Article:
How a Bunch of Farmers from Punjab Transformed
a Drought-Prone Village in Tamil Nadu
March 22, 2017
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Ramanathapuram, also called Ramnad, is one of the driest districts in southern Tamil Nadu. Nestled in the dusty, sun-baked interiors of this district is a lush green patch of land replete with orchards of mangoes, guavas, gooseberries and watermelons. But this wasn’t always the case.
Till about a decade ago, the land here was arid, rocky and covered with kaattu karuvelam (a thorny bush). The transformation from barren land into a productive field is a result of the tireless efforts of a group of hard working farmers from Punjab who migrated here about 10 years ago.
It all began in 2007 when Manmohan Singh and his friend Darshan Singh chose to travel over 3,000 km to the drought-prone village of Vallandhai in district Ramnad of Tamil Nadu. They were following the advice of their mentor, Baba Iqbal Singh (former Director of Agriculture, Himachal Pradesh), who had suggested that they try their hand at farming this arid land.
Back home, cultivable land was in short supply and the duo wanted to provide a better life for their families. Despite being told by the locals that the area was prone to long dry spells, Darshan and Manmohan decided to take on the challenge of breathing life into the parched land.
The friends pooled in money and jointly bought 300 acres of land as the local farmers, sceptical about the fertility of the land, sold them at throwaway prices. Their next step was renting a small house in nearby Virudhunagar.
For the next three years, Darshan and Manmohan travelled everyday to the fledgling farm (named Akal), clearing the rocks from the land, digging borewells, installing sprinklers drip irrigation and preparing the soil for plantation.
The hard-working duo also learnt as much as they could about the weather of the region before carefully selecting their crops.
Darshan and Manmohan planted mango trees on 80 acres, amla and guava trees on 40 acres, papaya and coconut trees on 10 acres and a mix of cashew nuts, dates and almonds on five acres. Additionally, they also planted an assortment of vegetables and fruits, like carrots, cucumber, pumpkin, custard apple, chikoo and watermelon, in an inter-cropping pattern.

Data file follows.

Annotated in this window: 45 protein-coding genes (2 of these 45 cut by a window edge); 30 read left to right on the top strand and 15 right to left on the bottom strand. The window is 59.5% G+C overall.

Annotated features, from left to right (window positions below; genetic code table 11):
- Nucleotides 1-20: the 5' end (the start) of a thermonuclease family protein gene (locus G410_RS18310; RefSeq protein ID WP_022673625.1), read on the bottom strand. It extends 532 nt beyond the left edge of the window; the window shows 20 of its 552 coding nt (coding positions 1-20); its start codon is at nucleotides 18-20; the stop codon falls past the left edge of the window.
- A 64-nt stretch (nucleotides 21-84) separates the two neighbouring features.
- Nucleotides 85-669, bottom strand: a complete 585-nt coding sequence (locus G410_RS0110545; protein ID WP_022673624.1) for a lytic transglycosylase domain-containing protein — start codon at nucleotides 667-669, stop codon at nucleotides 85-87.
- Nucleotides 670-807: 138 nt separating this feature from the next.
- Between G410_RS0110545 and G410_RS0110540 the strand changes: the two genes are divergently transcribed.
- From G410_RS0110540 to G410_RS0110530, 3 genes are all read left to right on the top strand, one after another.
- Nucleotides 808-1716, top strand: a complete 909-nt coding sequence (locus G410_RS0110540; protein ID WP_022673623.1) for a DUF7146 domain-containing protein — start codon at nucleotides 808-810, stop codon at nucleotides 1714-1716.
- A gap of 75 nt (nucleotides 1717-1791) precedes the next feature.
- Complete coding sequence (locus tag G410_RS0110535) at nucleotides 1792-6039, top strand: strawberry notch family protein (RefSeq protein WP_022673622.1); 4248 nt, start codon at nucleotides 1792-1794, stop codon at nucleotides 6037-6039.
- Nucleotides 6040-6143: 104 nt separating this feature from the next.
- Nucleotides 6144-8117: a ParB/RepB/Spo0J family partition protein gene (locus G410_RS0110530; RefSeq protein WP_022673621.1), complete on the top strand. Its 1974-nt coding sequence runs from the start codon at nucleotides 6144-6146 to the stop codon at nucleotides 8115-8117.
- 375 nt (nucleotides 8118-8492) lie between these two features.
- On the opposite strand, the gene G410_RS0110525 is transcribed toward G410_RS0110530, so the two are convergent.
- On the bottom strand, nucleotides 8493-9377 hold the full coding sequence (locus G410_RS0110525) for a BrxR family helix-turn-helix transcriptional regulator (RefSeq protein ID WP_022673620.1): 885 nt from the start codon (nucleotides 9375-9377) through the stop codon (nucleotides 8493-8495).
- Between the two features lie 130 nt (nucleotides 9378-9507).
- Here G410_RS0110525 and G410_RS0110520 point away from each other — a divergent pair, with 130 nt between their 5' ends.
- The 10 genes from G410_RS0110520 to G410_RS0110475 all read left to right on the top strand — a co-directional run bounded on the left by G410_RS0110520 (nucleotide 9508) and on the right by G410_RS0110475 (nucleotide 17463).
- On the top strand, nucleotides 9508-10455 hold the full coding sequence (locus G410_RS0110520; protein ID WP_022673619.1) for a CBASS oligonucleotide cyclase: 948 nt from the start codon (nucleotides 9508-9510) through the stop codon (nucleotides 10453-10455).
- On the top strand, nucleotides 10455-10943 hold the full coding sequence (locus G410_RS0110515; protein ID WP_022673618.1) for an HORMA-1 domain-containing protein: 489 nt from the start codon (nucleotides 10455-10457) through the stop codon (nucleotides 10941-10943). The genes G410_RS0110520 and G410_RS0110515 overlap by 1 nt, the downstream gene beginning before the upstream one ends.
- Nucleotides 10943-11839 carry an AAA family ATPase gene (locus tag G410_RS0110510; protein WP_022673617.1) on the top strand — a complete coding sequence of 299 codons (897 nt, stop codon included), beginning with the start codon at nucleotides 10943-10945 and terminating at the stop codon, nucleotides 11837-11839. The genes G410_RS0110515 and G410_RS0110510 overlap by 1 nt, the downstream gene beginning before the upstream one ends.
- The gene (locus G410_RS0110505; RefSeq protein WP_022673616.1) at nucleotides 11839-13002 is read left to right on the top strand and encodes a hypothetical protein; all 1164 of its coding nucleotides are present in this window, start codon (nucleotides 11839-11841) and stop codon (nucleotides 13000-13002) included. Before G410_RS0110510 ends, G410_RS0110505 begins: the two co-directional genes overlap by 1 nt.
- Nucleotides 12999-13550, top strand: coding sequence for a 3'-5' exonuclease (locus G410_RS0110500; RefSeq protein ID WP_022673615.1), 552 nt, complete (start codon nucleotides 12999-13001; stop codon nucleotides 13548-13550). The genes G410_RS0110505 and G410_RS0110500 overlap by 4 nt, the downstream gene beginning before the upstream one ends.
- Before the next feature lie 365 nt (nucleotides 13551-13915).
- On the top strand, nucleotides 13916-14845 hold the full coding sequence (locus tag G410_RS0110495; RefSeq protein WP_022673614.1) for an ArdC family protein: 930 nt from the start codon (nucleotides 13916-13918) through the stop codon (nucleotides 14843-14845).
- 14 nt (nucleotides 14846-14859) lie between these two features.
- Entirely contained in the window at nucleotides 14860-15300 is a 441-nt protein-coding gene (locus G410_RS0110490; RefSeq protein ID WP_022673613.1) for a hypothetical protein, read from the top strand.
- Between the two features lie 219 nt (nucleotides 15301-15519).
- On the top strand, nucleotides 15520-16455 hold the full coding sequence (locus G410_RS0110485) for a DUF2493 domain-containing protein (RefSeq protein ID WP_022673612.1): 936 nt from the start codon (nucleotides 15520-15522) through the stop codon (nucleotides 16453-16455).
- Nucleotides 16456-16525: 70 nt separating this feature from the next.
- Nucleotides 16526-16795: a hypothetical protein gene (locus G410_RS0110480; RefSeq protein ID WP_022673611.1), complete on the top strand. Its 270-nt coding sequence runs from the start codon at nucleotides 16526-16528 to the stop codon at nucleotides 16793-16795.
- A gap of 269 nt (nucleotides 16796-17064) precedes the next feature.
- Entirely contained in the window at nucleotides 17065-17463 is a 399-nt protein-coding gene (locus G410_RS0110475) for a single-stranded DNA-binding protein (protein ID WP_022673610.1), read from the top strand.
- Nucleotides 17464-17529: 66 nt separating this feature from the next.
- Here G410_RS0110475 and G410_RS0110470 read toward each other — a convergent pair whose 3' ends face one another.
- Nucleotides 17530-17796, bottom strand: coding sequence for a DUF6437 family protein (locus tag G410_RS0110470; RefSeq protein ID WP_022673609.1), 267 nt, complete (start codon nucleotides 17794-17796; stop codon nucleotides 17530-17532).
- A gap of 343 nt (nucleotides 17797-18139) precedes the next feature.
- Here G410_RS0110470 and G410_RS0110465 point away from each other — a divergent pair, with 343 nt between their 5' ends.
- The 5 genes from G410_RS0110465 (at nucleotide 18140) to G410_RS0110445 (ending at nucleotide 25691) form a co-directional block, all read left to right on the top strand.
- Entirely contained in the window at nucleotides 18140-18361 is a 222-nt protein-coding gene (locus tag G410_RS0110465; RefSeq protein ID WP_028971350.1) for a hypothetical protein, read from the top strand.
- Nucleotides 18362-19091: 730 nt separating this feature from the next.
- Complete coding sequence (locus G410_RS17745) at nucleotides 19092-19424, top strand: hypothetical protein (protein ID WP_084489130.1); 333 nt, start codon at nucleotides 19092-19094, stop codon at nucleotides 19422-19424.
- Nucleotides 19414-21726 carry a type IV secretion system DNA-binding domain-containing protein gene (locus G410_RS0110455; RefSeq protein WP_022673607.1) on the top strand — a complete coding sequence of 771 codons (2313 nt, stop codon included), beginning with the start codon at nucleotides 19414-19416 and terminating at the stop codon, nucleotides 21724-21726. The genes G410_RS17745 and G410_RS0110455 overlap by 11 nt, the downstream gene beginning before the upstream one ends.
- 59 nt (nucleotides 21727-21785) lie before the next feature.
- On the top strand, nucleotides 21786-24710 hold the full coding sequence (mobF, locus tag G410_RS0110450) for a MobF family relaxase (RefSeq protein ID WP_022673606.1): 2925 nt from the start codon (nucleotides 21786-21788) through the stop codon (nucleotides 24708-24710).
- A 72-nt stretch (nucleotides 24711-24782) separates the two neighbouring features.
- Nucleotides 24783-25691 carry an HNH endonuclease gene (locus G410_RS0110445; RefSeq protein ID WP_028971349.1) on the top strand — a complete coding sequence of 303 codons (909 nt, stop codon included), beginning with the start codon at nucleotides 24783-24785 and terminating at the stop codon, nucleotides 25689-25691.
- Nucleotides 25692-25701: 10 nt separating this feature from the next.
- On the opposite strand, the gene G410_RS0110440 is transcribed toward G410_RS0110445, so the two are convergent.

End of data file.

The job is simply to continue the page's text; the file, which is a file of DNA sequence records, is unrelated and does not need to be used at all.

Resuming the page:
Soon, a few friends and relatives arrived to pitch in with their efforts. The men pooled in the land that they bought with the Akal farm, before building dormitories for themselves and small cottages for their families on the periphery of the now 900 acre land. They also built a common kitchen and meditation room on the farm – the nearest gurudwara, Guru Nanak Dham in Rameswaram, is about an hour away.
The friendly farmers also built warm relationships with the locals, devoting much of their free time to learn Tamil from them. From lending their tractors to imparting tips about the latest farming techniques, they were quick to lend a helping hand to others in the village.
The farmers also participated wholeheartedly in the local festivals and functions and slowly, the villagers started doing the same.
“As farmers, we are bound by nature and greenery and it does not matter where we belong to, where we stay and where we work. Our camaraderie is beyond food, language and boundaries now,” say the farmers, adding that they feel at home in Vallandhai.The group’s hard work, patience and spirit of enterprise finally started yielding results with the farm breaking even in 2015. Today, the farm is earning a good income with most of the kitchen needs of the families being met by their own kitchen gardens.
The farm’s ‘Lucknow 49’ variety of guava and prized ‘Imam Pasand’ mangoes are famed in the regional markets for the size and taste.
The success of Akal farm has become an inspiration for the local farmers who now come to the Akal Farm to learn about farming equipment and arid land cultivation. Darshan and Manmohan Singh are often invited by the District Collector to address the local administration and farmers from the region.
The Punjabi farmers plan to increase organic horticultural cultivation on the Akal farm and have roped in experts (from the regional agricultural university) to help them do the same. They also plan to introduce dairy farming and millet cultivation.
“Our hard work literally bore fruits. It has shown that if you love nature and understand how it works, you can do farming anywhere,” says a soft-spoken farmer in a colorful turban, as he heads out to the field to do what he loves – till the land that is giving him a better future.